Not its practical implementation, mind you, but only its place in an intellectual scheme:

This worldview held that people are a problem to themselves. The inner world is a battlefield between light and dark, and life is a struggle against the destructive forces inside. The worst thing you can do is, in a fit of pride, to imagine your insecurity comes from outside and to try to resolve it yourself. If you try to “fix” the other people who you think are responsible for your inner turmoil, you’ll end up trying to kill them, or maybe whole races of them.

This earlier worldview was both darker and brighter than the one prevailing today. It held, as C. S. Lewis put it, that there is no such thing as an ordinary person. Each person you sit next to on the bus is capable of extraordinary horrors and extraordinary heroism.

According to this older worldview, Robert Bales, like all of us, is a mixture of virtue and depravity. His job is to struggle daily to strengthen the good and resist the evil, policing small transgressions to prevent larger ones. If he didn’t do that, and if he was swept up in a whirlwind, then even a formerly good man is capable of monstrous acts that shock the soul and sear the brain.

That there is a gap between the concept of depravity and how we currently go about things will be of no surprise to readers of this blog.  We have made it something of our niche to try to articulate, in our own idiosyncratic way, the way of looking at things that the three thinkers Brooks mentions share.

I’m a little uncertain of his depiction of Lewis, though.  Lewis’s point was not that we had never seen an “ordinary person.”  We have, I think, seen plenty of them and may even be one.  For Lewis, however, the ordinary person was not a “mere mortal.”  His point depends not upon the particular capabilities of a person at any given moment or even in this lifetime.  Rather, it was that the minor, seemingly trivial decisions that we make are forming us into creatures whose real quality will not be revealed until the last day.  The language of heroism and horror isn’t quite that of sin and sanctification, even if the context Brooks locates his reflections in lend themselves more to the former.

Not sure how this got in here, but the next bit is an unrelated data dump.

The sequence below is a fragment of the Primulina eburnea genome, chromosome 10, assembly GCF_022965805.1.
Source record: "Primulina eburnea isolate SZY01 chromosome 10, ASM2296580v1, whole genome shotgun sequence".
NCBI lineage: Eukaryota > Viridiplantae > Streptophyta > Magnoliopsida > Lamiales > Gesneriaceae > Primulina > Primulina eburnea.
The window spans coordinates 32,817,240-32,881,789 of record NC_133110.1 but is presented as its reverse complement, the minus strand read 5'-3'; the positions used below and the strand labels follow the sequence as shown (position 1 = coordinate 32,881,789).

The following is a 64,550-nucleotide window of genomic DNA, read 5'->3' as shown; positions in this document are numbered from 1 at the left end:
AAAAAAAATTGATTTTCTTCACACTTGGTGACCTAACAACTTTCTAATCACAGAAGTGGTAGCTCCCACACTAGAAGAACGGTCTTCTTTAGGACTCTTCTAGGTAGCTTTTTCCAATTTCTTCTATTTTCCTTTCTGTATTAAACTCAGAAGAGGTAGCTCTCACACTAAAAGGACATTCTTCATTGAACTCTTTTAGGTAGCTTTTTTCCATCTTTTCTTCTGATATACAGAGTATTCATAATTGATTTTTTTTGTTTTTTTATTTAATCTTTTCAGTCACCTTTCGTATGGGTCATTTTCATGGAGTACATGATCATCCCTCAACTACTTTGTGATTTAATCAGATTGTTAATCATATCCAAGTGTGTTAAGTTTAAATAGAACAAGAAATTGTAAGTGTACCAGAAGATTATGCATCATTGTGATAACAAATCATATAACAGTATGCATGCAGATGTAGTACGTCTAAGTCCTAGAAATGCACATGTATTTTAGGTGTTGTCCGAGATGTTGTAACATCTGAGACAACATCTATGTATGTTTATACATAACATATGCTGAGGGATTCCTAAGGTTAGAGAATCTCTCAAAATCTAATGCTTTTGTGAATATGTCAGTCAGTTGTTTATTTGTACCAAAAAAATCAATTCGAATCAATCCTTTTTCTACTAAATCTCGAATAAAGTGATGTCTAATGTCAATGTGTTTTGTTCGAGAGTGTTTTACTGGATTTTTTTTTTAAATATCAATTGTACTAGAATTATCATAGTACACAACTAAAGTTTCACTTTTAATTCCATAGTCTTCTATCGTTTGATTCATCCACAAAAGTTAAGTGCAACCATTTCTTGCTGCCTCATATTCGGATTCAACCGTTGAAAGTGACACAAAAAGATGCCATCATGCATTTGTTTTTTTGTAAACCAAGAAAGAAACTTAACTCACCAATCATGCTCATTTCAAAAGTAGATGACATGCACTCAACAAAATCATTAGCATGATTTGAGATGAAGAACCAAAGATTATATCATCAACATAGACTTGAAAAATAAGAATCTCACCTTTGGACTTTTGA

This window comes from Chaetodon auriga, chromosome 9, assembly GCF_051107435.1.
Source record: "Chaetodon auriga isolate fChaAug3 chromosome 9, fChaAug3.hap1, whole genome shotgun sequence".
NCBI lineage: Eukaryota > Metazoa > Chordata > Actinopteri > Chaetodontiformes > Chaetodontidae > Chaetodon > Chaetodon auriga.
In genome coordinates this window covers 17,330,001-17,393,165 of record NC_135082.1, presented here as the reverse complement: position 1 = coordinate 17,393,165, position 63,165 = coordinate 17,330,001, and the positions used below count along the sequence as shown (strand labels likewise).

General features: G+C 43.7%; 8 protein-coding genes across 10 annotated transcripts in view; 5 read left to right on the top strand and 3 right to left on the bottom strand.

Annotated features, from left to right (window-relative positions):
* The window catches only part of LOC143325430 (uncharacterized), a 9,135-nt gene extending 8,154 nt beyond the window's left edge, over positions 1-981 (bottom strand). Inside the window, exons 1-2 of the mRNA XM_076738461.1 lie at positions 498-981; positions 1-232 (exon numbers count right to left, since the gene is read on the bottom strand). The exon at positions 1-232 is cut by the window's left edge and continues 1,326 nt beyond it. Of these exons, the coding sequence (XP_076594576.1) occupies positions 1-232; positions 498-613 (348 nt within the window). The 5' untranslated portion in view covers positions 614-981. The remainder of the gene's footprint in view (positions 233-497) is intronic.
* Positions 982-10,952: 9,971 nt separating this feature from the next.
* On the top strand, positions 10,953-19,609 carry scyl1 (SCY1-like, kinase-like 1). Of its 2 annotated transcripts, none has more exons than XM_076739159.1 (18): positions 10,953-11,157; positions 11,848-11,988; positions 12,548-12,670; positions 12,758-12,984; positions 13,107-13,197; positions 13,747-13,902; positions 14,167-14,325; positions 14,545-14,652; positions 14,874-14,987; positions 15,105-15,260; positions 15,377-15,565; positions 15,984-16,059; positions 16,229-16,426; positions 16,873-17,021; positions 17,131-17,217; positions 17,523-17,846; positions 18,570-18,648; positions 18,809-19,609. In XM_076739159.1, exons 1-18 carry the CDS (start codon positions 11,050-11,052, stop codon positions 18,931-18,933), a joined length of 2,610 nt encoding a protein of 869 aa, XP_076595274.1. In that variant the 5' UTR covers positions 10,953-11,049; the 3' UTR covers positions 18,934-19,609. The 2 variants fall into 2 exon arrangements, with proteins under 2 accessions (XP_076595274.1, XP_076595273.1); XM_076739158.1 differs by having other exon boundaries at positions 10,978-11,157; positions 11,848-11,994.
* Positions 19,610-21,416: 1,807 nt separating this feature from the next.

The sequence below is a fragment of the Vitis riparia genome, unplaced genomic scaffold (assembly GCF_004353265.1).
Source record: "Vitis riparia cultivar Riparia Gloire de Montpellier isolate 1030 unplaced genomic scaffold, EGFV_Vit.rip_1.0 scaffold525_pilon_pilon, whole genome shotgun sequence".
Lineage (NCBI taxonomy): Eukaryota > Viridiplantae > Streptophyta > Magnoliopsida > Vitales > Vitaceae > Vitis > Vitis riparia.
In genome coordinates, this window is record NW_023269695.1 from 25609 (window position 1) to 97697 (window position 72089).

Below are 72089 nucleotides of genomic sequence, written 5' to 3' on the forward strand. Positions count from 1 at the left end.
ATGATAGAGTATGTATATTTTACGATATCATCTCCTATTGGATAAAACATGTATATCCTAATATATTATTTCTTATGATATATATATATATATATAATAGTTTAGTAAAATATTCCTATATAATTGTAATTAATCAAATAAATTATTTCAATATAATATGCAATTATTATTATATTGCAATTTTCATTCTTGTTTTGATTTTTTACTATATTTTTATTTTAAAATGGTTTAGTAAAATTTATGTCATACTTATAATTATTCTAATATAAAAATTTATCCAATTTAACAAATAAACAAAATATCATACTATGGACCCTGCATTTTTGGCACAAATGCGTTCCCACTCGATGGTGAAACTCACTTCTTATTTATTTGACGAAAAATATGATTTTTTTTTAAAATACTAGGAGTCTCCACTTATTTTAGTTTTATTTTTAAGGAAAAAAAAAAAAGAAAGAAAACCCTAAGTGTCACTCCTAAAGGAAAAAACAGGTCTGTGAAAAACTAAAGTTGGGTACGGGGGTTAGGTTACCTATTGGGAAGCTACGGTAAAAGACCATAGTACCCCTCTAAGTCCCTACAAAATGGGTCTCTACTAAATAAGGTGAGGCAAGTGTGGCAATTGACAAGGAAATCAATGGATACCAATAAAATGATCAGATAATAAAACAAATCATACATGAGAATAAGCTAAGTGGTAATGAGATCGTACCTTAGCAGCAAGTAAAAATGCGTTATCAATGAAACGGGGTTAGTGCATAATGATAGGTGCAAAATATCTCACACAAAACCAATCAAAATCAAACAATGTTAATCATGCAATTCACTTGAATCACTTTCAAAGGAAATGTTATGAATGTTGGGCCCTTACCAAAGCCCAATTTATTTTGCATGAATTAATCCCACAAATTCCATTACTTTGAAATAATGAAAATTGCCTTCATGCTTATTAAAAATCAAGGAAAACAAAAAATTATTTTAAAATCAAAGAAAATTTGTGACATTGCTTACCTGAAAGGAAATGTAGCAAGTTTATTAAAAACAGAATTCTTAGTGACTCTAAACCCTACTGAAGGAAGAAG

How much of this older, forgotten worldview hinges upon the question of immortality Brooks does not address, and understandably so.  I think it does and that we need not be Christians to affirm it.  However, for Lewis, Chesterton, and Calvin, the answer is an obvious one:  for all the glories and praise that heroism and virtue make available to us, the only way to it is to “desire life like water and drink death like wine,” in Chesterton’s apt phrase, precisely because the death that we risk is not the end.

Posted by Matthew Lee Anderson

Matthew Lee Anderson is the Founder and Lead Writer of Mere Orthodoxy. He is the author of Earthen Vessels: Why Our Bodies Matter to our Faith and The End of Our Exploring: A Book about Questioning and the Confidence of Faith. Follow him on Twitter or on Facebook.

  • Like you, I remember Lewis’s point differently. He spoke of mankind as no mere mortals, but I recall him meaning the phrase to convey the eternality of our souls, not our potential for heroism or horror.

    • Matthew Lee Anderson

      Josh, I’m glad to know I’m not alone on that. The question, I think, is whether heroism hinges on immortality as a doctrine. If it does, Lewis and Brooks may not be so far off after all!